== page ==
Roughly 25 minutes after Reading walked off the pitch following the full-time whistle at Bloomfield Road, Paul Ince re-emerged to give his thoughts on the game.

It’s no secret that Ince has adopted a much sterner approach with this group of players than Veljko Paunovic did.

One example comes in the way of a new fine system for late arrivals to training. Whereas the Serbian asked his players to arrive at a loose time between about 9:30-10:00AM, Ince’s policy is much stricter: any player showing up past 9:45AM will incur a fine.

Considering this propensity for the strict rather than relaxed, the lengthy team meeting after Reading capitulated late on at Blackpool must have been full of some harsh words, right? Wrong.

“Listen, I’ve said to the lads in there ‘just keep believing’,” Ince explained. “We had a great result on Tuesday night and then you come here and it’s a bad result.

“It wasn’t a bad performance but it was a bad result. The way we conceded the goals, defensively we’re making silly little errors. And when it’s 2-1 I said to them ‘stay in the game’. We’ve seen the record of Blackpool…in the last 15 minutes (of games this season) they’ve conceded 13 goals.”

Reading Chronicle: Paul Ince instructs his team on Saturday. Image by: JasonPIXPaul Ince instructs his team on Saturday. Image by: JasonPIX

Ince is correct in a lot of ways: on the balance of the 90 minutes, this wasn’t a 4-1 game. The hosts’ third and fourth goals came in the final four minutes of normal time and until that point, Ince’s side had hung about if not set the world alight.

Arriving on the Lancahsire coast off the back of two consecutive victories, Reading started quite well and took the lead through Lucas Joao’s close-range finish after Andy Yiadom - playing at left-back - tricked his way to the byline.

It wasn’t to last long though, Blackpool equalising ten minutes later in another example of catastrophic team defending from Reading.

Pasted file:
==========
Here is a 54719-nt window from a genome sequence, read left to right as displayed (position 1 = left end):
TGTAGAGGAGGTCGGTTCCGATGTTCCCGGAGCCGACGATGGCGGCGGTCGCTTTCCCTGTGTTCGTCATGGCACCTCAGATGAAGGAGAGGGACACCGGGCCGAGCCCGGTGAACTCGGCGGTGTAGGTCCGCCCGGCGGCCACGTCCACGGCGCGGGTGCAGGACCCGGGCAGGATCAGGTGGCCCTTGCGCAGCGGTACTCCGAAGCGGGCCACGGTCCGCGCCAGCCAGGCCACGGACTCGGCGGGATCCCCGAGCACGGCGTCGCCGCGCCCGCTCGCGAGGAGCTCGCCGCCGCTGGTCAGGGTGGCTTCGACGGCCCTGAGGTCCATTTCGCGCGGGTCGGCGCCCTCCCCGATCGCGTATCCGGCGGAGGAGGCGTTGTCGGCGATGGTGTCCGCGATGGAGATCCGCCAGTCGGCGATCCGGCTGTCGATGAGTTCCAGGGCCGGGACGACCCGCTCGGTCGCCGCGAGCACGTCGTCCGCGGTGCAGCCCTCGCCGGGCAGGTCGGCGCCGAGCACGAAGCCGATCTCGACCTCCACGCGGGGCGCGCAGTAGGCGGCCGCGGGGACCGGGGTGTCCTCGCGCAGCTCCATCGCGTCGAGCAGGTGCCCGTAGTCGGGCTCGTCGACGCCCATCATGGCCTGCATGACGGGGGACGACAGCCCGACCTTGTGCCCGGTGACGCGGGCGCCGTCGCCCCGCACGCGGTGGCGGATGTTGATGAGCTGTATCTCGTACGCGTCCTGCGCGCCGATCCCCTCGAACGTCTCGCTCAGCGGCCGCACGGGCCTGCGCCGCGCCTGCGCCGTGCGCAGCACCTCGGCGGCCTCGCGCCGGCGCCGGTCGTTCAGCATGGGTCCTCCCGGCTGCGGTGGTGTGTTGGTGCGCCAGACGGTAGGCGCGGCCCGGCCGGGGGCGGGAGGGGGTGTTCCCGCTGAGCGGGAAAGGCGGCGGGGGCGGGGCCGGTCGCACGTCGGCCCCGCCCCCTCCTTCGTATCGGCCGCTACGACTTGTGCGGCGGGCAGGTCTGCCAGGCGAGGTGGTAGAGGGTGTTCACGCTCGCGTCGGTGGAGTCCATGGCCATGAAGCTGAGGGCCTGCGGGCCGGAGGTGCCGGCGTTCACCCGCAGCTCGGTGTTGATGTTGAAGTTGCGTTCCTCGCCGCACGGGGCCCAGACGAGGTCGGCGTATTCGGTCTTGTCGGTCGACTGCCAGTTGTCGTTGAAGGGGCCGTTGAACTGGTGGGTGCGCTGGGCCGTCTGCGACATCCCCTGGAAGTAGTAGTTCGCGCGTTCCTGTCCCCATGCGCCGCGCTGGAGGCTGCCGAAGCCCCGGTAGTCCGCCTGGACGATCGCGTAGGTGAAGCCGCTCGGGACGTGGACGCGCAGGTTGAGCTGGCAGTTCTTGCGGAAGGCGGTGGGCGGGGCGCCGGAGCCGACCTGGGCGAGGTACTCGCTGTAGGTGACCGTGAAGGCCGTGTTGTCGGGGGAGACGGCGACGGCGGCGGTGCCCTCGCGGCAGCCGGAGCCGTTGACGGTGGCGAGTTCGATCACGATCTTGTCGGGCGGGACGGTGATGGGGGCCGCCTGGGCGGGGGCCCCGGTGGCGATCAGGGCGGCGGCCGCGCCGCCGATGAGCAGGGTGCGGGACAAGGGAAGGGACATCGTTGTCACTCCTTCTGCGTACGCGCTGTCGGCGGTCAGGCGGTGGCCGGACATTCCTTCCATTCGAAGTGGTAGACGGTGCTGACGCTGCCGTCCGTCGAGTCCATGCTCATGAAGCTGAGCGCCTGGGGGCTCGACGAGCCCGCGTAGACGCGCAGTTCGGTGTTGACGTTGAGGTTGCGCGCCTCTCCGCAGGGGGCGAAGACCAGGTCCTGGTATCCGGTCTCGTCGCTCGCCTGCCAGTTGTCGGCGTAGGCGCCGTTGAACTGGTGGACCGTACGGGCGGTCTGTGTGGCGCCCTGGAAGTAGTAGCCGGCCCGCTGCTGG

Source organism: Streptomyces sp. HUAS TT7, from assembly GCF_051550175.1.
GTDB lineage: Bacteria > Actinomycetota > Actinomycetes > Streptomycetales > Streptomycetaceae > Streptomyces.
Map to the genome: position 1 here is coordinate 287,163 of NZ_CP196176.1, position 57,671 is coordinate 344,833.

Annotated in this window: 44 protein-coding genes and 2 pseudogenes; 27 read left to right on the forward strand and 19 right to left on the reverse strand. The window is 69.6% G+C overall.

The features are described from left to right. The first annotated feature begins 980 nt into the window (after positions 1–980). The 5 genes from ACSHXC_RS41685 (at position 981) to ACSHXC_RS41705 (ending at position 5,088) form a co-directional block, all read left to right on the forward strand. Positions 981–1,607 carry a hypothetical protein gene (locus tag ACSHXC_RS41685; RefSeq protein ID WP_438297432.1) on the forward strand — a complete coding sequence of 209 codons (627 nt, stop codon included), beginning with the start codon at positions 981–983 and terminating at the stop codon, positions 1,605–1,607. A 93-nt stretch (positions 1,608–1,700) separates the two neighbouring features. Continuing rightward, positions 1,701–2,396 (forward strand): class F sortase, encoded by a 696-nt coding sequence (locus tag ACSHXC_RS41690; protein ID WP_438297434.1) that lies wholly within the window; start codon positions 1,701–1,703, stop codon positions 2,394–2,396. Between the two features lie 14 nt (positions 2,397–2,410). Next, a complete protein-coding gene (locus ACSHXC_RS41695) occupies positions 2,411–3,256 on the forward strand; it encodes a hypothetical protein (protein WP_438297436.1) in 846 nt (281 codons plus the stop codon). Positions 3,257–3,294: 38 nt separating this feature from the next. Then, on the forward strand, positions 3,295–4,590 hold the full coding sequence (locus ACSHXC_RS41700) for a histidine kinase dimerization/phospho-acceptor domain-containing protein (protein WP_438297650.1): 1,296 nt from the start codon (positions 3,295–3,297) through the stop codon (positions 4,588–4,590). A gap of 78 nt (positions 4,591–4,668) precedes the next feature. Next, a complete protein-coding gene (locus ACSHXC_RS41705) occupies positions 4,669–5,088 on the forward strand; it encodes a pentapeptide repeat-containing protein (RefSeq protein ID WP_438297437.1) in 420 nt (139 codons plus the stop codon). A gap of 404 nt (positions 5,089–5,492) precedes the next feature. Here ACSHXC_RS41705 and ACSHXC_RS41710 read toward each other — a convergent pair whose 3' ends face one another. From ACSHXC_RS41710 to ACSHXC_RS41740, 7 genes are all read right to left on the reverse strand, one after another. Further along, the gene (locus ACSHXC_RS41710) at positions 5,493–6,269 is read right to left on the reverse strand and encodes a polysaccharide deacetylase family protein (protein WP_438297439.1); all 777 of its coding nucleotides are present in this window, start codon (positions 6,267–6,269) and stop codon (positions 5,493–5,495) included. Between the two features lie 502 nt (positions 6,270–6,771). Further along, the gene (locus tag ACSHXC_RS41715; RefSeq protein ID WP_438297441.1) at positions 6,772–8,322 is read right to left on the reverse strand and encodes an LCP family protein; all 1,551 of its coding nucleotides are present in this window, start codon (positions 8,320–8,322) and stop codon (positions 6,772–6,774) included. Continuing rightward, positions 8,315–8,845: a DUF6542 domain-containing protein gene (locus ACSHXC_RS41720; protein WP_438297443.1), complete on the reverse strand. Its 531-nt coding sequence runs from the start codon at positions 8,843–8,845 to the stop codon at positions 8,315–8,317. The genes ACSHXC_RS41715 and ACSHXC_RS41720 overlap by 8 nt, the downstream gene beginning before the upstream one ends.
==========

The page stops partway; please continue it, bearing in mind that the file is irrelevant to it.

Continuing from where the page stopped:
But even after that, Reading remained in the game. At half-time it was 1-1 and while Blackpool were probably the slightly better side, the Royals were certainly alive. Gary Madine’s header, after, yes, more catastrophic defending, made it 2-1 Blackpool just past the hour mark. But still, Reading hung about.

At the half-time interval, Blackpool led 10-6 in the shot count but by the time the Seasiders notched their third killer goal, Reading had a 15-14 advantage in shots and a 9-4 advantage in second half shots while maintaining 66% of the second half possession.

Of course, not all shots are created equal and Reading tried their luck six times from outside the box in the second half compared to zero such long-distance efforts from the hosts. Still, the expected goals timeline below, showing the build-up of each team’s expected goals throughout the game, displays that Reading stayed within touching distance of their opponents until their late surge.

Reading Chronicle: Saturday's xG timeline. Credit: Experimental 3-6-1Saturday's xG timeline. Credit: Experimental 3-6-1

Finally though, with time running short and Reading throwing bodies forward, Shayne Lavery and Josh Bowler clinically completed counter-attacks to end any Royal hope.

Understandably, the full-time whistle was met with anger from sections of the Reading fanbase who have grown exasperated by frequent meek surrenders this season. But Reading are balanced on a delicate tight-rope. It’s easy to fall into the hole of negativity that has consumed so much of this season, but they just can’t afford that - there’s no time left.

That doesn’t mean, however, that the negatives from another defeat - Reading’s 19th of the season - should just be ignored. Much of the frustration over this latest loss was due to the familiarity of it all. Not only did Reading collapse under pressure again, but they gave away another four goals that left the most optimistic of supporters scratching their heads.

Blackpool’s first two goals came from set-pieces, stretching Reading’s lead at the top of that particular table to six (19 to Hull’s 13). The harsh reality is that Reading can play their very best football but it won’t matter if they continue to be so easy to beat. Need a goal against Reading? Just win a corner.